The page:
People feel they can talk to me, about anything, at anytime.
By ‘people’ I actually mean strangers. It happens all too often, and without warning. One minute I’m squeezing tomatoes at the grocery store, and then the next I’m enduring a tirade from a disgruntled shopper regarding the quality of the broccoli heads and how declining produce standards are a symbol for the downfall of America. I’m too taken aback to offer more than a few clucking sounds of sympathy while I sidle away in an inconspicuous fashion.
I cannot claim to understand why this happens to me so frequently. I don’t actively seek contact with these folks who feel that in me they have finally found the person who will validate their world view. Although I consider myself the friendly sort, I do not look for conversation with strangers when going about my daily tasks.
It makes no difference, however. They’re looking for me.
I was once pricing dog food at the grocery store when a very tall man strode up to me, spun me around and embraced me. “Here’s where they hide the tall people,” he announced in a booming voice. I am a tall woman, nearly six feet in height, but this man loomed over me, easily topping my own stature by half a foot or more. Both my body and mind froze for a split instant, but thankfully he quickly released me. He remained by my side for a few moments, hoping to bond over the trials of the long legged in a world designed for shorter people. I quickly removed myself and headed for the check-out stand, no longer caring if my shopping was finished. Weeks later, I spied this same man with his wife and children at a school function. He approached me and asked with total sincerity, “Have we met before? You look familiar.” I nearly reminded him of our bizarre interaction that occurred between the rawhide chews and the Purina dog chow, but then I thought better of it. Instead, I looked him straight in the eye and lied. “No, no we haven’t.”
Please understand that I enjoy meeting new people. I love to expand my circle of friends, but I feel new relationships should unfold in a leisurely, organic, and hopefully non-intimidating fashion. Once that groundwork of trust is established, it seems natural to share opinions, air grievances, or seek each other out when in need of a listening ear. However, I don’t understand the intense over share that I often receive from people I haven’t even met. It’s odd to me that anyone could want to spill their secrets and woes to someone whose name they do not know.
I’m sure other people find themselves in like circumstances, but it seems few have them with the same alarming regularity that I encounter. I walk my dog and an angry man stops me to explain why I should never hire a certain contractor who failed to meet his expectations. I attempt to say that I have no needs in that regard, but he insists that I must listen, because “You never know.” I pop into Wal-mart and a young mother starts showing me pictures of her infant. Never mind that the actual baby is with her, snuggled deep in a child carrier; she must share her photos. I’m sunning myself at the pool while my children swim when a total stranger decides to share the tribulations of her messy divorce. I know nothing of her life, yet she desperately wants to hear my advice on how to proceed with her court filings. I’m browsing an antique store when I’m cornered by a chatty soul who makes me an unwilling audience to their angry complaints regarding the injustice of the world in general.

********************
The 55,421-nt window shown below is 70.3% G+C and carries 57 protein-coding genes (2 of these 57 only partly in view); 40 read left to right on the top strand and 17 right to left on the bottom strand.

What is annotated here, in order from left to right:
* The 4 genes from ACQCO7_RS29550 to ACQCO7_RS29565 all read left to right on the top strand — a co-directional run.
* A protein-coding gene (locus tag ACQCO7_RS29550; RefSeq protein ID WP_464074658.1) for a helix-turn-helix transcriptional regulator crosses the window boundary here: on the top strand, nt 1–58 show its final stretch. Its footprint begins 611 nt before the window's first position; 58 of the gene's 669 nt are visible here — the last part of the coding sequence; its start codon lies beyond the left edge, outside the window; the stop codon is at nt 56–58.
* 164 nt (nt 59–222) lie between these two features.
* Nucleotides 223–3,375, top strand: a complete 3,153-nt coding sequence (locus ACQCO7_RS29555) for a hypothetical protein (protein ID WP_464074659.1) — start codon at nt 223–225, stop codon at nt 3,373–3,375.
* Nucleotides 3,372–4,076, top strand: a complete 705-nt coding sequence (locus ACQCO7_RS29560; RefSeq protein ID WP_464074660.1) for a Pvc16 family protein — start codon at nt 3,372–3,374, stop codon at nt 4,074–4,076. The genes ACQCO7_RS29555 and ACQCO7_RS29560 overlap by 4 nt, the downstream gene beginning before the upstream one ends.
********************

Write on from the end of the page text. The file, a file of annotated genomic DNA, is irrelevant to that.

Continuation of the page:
It’s unsettling, to say the least.
It is uncomfortable to be suddenly cast as counselor and confessor to people I’ve never met before. Don’t they realize that I want to shop quickly and get home? Can’t they understand that I would prefer to attend to my own business – not solve a needy stranger’s domestic crisis? Do they live such fragmented lives that the only person they can find to absorb their thoughts, their frustrations, and their concerns is an uninvolved bystander?
The answers are no, no, and possibly yes.
It is entirely plausible that there are many people who don’t have a voice, and who simply don’t feel heard. Perhaps they only want someone to listen to their thoughts, or to merely acknowledge that they have something to say. In all truth, what does it cost me to listen to them? Nothing of great measure, only a brief moment of my time.
With that in mind, I can be more open to these random encounters. Despite my discomfort at times, I don’t mind – much. (Okay, I did mind being hugged by a total stranger. Physical boundaries should not be crossed in such an alarming fashion.) Perhaps I can allow the possibility that I might be in that person’s path for a reason. They might need the tolerance of someone who doesn’t know them or their past mistakes. They might need the healthy catharsis of a good rant, or the cool detachment of an unbiased point of view. My very disinterest in their life could possibly free them up to say words they wouldn’t speak to someone who knows them.
Or they could be just a little bonkers. It’s hard to say, honestly.
Either way, they know where to find me.
I’ll be grocery shopping later, if you need someone to talk to….